New Fileless Malware Uses Windows Registry as Storage to Evade Detection

A new JavaScript-based remote access Trojan (RAT) propagated via a social engineering campaign has been observed employing sneaky “fileless” techniques as part of its detection-evasion methods to elude discovery and analysis.

Dubbed DarkWatchman by researchers from Prevailion’s Adversarial Counterintelligence Team (PACT), the malware uses a resilient domain generation algorithm (DGA) to identify its command-and-control (C2) infrastructure and utilizes the Windows Registry for all of its storage operations, thereby enabling it to bypass antimalware engines.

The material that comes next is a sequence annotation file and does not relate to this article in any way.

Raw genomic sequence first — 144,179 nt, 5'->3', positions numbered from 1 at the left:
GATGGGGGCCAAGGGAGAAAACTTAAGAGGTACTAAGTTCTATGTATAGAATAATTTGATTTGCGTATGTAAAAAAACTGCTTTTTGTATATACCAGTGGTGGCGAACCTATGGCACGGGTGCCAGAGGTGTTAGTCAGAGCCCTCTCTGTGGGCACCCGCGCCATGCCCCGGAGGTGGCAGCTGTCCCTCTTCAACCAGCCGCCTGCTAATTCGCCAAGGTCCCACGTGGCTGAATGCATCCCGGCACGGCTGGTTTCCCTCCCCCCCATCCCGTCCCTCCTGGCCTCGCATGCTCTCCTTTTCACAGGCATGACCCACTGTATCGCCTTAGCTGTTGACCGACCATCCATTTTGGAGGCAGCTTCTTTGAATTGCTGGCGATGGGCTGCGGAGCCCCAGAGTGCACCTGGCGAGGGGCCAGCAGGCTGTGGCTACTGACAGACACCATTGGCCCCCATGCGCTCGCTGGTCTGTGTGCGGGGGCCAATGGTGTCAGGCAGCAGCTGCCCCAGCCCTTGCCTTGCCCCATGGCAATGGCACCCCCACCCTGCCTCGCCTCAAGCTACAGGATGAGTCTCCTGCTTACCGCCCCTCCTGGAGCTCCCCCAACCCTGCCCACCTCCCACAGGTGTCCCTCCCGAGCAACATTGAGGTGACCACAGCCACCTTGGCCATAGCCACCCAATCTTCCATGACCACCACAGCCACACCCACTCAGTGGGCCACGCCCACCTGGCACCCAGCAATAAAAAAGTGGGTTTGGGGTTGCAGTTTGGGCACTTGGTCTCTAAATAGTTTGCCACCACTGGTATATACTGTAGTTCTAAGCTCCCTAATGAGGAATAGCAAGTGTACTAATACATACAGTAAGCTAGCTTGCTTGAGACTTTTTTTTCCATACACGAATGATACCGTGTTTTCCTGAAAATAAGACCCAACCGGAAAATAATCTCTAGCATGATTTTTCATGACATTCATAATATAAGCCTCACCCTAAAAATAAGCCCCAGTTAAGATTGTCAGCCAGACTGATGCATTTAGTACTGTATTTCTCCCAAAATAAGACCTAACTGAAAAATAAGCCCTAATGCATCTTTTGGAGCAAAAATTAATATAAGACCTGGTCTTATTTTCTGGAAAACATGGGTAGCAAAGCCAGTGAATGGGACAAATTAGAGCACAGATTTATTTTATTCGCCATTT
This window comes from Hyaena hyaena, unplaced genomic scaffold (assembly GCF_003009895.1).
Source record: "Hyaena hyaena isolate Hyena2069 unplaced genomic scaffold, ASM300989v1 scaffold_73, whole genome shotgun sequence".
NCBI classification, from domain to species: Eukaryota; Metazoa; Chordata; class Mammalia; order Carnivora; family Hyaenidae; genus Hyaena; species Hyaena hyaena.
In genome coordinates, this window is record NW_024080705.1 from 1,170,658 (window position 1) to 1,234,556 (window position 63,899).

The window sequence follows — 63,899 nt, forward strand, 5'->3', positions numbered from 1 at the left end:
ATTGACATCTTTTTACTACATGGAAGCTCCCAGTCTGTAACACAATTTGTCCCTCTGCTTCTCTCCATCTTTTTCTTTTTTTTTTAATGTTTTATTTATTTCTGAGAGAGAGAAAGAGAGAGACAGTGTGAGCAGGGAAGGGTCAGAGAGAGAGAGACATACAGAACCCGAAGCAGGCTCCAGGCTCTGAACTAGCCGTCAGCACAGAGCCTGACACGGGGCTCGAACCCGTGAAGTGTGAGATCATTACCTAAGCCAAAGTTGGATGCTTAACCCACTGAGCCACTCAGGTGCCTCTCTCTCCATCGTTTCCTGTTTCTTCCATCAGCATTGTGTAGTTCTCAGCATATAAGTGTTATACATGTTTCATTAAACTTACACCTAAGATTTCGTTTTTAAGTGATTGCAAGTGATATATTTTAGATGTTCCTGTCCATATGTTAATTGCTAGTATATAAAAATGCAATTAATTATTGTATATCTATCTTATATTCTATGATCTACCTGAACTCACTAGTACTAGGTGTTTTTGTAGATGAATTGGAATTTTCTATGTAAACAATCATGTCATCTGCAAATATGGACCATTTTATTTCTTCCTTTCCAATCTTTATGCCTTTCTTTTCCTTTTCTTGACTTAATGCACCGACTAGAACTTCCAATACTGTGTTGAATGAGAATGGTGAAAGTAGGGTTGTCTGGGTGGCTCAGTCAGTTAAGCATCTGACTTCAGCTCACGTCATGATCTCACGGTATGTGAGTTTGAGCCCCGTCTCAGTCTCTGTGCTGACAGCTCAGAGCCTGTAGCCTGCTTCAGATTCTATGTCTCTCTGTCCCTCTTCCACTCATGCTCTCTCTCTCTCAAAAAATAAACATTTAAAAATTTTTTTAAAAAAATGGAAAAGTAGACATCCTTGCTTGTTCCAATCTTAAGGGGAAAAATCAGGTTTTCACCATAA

The RAT utilizes novel methods for fileless persistence, on-system activity, and dynamic run-time capabilities like self-updating and recompilation, researchers Matt Stafford and Sherman Smith said, adding it represents an evolution in fileless malware techniques, as it uses the registry for nearly all temporary and permanent storage and therefore never writes anything to disk, allowing it to operate beneath or around the detection threshold of most security tools.

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